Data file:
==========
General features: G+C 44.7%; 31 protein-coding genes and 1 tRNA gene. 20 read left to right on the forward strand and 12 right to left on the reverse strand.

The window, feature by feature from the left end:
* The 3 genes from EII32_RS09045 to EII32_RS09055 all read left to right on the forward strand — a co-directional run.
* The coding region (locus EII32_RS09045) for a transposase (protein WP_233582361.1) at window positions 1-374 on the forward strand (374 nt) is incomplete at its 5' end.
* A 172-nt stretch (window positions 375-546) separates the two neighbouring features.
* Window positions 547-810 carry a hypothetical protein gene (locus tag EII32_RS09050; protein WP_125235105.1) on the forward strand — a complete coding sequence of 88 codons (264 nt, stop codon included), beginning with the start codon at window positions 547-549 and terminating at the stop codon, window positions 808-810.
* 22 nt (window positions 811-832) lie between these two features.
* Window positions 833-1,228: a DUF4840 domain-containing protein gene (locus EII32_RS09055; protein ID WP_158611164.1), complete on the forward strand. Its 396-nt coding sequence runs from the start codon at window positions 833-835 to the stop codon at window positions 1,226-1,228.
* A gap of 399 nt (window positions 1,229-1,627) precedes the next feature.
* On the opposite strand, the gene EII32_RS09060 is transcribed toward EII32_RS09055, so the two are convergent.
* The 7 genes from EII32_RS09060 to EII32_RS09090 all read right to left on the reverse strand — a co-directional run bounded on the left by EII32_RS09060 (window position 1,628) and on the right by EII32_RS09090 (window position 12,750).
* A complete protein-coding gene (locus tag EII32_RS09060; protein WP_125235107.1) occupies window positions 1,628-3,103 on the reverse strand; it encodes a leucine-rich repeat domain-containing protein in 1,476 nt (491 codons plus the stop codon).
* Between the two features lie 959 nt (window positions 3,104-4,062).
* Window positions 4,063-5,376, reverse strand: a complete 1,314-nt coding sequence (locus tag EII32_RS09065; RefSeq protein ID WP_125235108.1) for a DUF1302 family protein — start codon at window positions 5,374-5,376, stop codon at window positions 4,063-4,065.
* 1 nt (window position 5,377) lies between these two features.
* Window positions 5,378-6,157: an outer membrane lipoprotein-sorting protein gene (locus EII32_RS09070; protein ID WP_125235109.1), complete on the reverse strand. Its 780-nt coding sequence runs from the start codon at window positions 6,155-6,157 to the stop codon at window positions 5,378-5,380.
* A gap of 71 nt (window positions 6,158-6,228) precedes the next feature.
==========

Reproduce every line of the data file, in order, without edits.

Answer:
General features: G+C 44.7%; 31 protein-coding genes and 1 tRNA gene. 20 read left to right on the forward strand and 12 right to left on the reverse strand.

The window, feature by feature from the left end:
* The 3 genes from EII32_RS09045 to EII32_RS09055 all read left to right on the forward strand — a co-directional run.
* The coding region (locus EII32_RS09045) for a transposase (protein WP_233582361.1) at window positions 1-374 on the forward strand (374 nt) is incomplete at its 5' end.
* A 172-nt stretch (window positions 375-546) separates the two neighbouring features.
* Window positions 547-810 carry a hypothetical protein gene (locus tag EII32_RS09050; protein WP_125235105.1) on the forward strand — a complete coding sequence of 88 codons (264 nt, stop codon included), beginning with the start codon at window positions 547-549 and terminating at the stop codon, window positions 808-810.
* 22 nt (window positions 811-832) lie between these two features.
* Window positions 833-1,228: a DUF4840 domain-containing protein gene (locus EII32_RS09055; protein ID WP_158611164.1), complete on the forward strand. Its 396-nt coding sequence runs from the start codon at window positions 833-835 to the stop codon at window positions 1,226-1,228.
* A gap of 399 nt (window positions 1,229-1,627) precedes the next feature.
* On the opposite strand, the gene EII32_RS09060 is transcribed toward EII32_RS09055, so the two are convergent.
* The 7 genes from EII32_RS09060 to EII32_RS09090 all read right to left on the reverse strand — a co-directional run bounded on the left by EII32_RS09060 (window position 1,628) and on the right by EII32_RS09090 (window position 12,750).
* A complete protein-coding gene (locus tag EII32_RS09060; protein WP_125235107.1) occupies window positions 1,628-3,103 on the reverse strand; it encodes a leucine-rich repeat domain-containing protein in 1,476 nt (491 codons plus the stop codon).
* Between the two features lie 959 nt (window positions 3,104-4,062).
* Window positions 4,063-5,376, reverse strand: a complete 1,314-nt coding sequence (locus tag EII32_RS09065; RefSeq protein ID WP_125235108.1) for a DUF1302 family protein — start codon at window positions 5,374-5,376, stop codon at window positions 4,063-4,065.
* 1 nt (window position 5,377) lies between these two features.
* Window positions 5,378-6,157: an outer membrane lipoprotein-sorting protein gene (locus EII32_RS09070; protein ID WP_125235109.1), complete on the reverse strand. Its 780-nt coding sequence runs from the start codon at window positions 6,155-6,157 to the stop codon at window positions 5,378-5,380.
* A gap of 71 nt (window positions 6,158-6,228) precedes the next feature.